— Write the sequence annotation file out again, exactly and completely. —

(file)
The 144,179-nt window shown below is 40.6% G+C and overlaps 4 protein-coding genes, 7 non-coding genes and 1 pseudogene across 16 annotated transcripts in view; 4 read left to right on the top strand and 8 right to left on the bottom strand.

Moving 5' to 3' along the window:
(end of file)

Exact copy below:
The 144,179-nt window shown below is 40.6% G+C and overlaps 4 protein-coding genes, 7 non-coding genes and 1 pseudogene across 16 annotated transcripts in view; 4 read left to right on the top strand and 8 right to left on the bottom strand.

Moving 5' to 3' along the window: